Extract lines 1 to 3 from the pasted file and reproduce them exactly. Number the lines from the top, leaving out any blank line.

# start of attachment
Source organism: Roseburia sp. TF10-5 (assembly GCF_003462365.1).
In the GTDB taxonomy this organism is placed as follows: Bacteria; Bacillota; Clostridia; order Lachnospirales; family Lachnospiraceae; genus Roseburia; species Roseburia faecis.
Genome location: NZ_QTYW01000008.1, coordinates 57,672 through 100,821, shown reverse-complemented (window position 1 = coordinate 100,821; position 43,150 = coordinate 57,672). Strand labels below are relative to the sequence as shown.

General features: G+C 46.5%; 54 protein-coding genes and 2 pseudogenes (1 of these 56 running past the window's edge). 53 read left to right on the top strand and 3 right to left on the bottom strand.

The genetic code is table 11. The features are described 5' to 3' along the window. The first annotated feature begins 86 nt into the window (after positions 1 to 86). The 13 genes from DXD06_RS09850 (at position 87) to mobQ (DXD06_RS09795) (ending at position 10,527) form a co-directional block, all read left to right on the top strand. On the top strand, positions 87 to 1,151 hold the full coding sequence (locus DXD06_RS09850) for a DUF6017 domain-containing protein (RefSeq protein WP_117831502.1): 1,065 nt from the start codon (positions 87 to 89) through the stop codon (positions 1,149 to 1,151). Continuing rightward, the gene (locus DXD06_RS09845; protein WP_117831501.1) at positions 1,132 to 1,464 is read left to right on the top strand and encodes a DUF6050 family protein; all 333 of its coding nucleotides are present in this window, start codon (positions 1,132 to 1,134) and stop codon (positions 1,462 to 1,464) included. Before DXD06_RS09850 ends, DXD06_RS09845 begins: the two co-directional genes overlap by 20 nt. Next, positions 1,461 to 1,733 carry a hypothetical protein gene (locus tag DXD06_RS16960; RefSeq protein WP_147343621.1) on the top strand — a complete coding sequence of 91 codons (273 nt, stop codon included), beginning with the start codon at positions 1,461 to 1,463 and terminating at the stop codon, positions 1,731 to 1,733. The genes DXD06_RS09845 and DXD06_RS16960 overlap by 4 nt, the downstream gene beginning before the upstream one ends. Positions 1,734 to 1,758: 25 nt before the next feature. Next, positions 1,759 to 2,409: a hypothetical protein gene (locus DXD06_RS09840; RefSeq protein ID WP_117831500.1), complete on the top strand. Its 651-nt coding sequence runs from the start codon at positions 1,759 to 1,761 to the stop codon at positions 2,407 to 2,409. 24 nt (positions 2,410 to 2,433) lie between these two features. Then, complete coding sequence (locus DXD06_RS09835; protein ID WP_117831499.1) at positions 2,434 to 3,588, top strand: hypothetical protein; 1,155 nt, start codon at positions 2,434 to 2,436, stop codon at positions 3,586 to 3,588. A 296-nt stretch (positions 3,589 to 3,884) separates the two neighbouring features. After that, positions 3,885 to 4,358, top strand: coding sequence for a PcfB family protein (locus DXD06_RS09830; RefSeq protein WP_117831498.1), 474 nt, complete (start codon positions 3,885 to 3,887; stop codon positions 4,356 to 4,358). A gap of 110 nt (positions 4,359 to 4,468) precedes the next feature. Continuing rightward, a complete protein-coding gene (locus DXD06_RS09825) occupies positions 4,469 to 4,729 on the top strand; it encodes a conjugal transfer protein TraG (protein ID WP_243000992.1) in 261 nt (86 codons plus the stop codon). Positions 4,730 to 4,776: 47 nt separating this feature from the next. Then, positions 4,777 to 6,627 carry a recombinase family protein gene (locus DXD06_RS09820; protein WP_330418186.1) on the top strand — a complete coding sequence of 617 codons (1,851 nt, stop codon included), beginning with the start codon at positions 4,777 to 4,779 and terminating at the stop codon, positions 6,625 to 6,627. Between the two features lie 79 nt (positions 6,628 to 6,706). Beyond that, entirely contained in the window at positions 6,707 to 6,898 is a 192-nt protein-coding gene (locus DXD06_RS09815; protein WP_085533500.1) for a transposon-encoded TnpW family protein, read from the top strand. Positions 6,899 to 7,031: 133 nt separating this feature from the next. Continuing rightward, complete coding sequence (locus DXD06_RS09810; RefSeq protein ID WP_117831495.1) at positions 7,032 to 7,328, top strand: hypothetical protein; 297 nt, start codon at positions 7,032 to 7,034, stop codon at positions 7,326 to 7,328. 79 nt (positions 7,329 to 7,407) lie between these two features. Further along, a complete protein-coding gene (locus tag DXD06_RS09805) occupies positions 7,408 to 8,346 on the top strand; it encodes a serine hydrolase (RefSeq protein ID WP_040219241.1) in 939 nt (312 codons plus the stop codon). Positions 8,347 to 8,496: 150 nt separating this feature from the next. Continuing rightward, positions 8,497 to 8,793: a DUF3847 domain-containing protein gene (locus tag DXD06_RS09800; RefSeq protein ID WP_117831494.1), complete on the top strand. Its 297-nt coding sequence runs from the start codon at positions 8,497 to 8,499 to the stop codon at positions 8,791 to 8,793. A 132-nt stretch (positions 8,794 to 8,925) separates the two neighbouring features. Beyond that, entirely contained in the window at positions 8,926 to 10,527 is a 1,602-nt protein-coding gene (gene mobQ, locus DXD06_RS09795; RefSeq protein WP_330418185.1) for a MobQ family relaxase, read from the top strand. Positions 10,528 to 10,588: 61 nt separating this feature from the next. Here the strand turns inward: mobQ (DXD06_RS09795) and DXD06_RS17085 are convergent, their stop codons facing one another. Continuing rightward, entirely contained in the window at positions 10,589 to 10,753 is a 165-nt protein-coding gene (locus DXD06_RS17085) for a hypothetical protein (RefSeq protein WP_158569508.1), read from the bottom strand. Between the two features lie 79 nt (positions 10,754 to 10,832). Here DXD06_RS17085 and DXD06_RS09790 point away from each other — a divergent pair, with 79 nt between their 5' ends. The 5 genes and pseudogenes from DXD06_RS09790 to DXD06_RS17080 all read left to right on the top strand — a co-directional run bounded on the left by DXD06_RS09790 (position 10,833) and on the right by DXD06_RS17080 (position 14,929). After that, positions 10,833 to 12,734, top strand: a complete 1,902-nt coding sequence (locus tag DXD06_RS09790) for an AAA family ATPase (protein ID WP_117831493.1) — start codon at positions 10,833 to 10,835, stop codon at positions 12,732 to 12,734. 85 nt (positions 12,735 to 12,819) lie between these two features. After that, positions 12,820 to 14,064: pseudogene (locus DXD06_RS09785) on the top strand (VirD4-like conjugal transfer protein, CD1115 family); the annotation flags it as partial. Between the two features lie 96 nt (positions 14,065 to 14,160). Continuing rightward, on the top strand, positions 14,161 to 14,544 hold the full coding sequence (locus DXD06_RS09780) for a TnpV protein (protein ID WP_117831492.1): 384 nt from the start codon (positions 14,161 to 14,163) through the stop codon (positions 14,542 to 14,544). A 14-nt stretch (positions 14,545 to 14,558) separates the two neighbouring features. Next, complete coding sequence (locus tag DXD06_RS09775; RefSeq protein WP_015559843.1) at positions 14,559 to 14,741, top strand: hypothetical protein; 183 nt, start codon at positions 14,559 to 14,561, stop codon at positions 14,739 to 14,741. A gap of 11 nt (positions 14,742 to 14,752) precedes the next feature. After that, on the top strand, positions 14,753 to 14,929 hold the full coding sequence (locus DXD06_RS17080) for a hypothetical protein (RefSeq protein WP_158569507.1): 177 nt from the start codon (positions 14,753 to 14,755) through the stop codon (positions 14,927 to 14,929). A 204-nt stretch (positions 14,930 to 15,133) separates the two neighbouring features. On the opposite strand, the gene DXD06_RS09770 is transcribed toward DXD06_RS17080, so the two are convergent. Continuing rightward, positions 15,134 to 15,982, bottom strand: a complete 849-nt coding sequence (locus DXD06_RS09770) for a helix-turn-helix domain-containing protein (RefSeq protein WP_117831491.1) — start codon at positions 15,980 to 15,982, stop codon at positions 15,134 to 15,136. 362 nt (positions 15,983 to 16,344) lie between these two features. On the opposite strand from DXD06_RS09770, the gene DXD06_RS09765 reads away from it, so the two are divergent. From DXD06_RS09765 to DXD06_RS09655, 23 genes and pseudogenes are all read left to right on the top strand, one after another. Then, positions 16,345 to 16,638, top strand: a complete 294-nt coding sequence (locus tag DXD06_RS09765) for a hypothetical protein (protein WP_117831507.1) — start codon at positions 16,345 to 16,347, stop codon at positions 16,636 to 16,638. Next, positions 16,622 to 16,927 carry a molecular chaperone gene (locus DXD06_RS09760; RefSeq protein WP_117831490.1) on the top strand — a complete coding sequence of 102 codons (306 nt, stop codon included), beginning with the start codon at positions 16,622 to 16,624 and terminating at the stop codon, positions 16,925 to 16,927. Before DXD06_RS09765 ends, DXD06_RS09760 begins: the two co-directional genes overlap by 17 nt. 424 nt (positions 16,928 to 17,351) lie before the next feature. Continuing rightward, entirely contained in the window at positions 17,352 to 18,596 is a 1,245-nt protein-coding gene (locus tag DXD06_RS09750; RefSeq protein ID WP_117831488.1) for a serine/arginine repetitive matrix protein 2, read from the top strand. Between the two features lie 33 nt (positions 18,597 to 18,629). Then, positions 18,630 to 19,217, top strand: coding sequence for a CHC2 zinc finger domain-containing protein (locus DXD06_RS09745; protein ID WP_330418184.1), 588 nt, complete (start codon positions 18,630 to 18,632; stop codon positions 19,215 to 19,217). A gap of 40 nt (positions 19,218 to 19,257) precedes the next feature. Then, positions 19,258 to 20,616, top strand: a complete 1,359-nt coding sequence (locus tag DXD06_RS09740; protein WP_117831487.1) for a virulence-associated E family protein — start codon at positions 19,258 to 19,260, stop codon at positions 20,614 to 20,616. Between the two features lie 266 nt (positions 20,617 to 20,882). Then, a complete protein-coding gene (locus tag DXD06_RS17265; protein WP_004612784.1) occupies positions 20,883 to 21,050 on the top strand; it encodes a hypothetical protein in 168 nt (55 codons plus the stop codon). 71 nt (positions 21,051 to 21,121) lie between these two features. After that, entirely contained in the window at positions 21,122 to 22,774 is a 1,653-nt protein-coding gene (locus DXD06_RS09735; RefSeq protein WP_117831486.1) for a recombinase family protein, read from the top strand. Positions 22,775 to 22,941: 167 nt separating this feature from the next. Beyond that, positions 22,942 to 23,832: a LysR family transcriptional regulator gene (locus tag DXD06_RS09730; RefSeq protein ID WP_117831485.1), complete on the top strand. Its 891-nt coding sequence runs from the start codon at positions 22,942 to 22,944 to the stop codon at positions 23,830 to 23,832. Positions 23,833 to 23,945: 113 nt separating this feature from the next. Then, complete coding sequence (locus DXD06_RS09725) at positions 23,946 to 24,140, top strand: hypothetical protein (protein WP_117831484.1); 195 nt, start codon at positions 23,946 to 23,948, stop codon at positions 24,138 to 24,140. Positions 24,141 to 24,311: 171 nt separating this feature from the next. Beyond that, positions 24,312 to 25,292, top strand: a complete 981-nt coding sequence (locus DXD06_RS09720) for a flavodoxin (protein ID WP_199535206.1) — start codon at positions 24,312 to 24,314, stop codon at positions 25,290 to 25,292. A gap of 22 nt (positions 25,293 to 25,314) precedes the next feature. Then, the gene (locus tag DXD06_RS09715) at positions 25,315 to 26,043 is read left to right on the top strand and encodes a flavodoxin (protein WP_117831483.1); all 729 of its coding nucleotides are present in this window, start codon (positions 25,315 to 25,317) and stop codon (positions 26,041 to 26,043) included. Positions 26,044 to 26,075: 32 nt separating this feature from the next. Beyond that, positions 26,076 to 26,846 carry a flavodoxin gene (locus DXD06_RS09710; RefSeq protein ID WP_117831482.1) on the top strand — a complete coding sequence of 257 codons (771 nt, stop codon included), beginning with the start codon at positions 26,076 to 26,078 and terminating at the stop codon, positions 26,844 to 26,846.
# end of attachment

Source organism: Roseburia sp. TF10-5 (assembly GCF_003462365.1).
In the GTDB taxonomy this organism is placed as follows: Bacteria; Bacillota; Clostridia; order Lachnospirales; family Lachnospiraceae; genus Roseburia; species Roseburia faecis.
Genome location: NZ_QTYW01000008.1, coordinates 57,672 through 100,821, shown reverse-complemented (window position 1 = coordinate 100,821; position 43,150 = coordinate 57,672). Strand labels below are relative to the sequence as shown.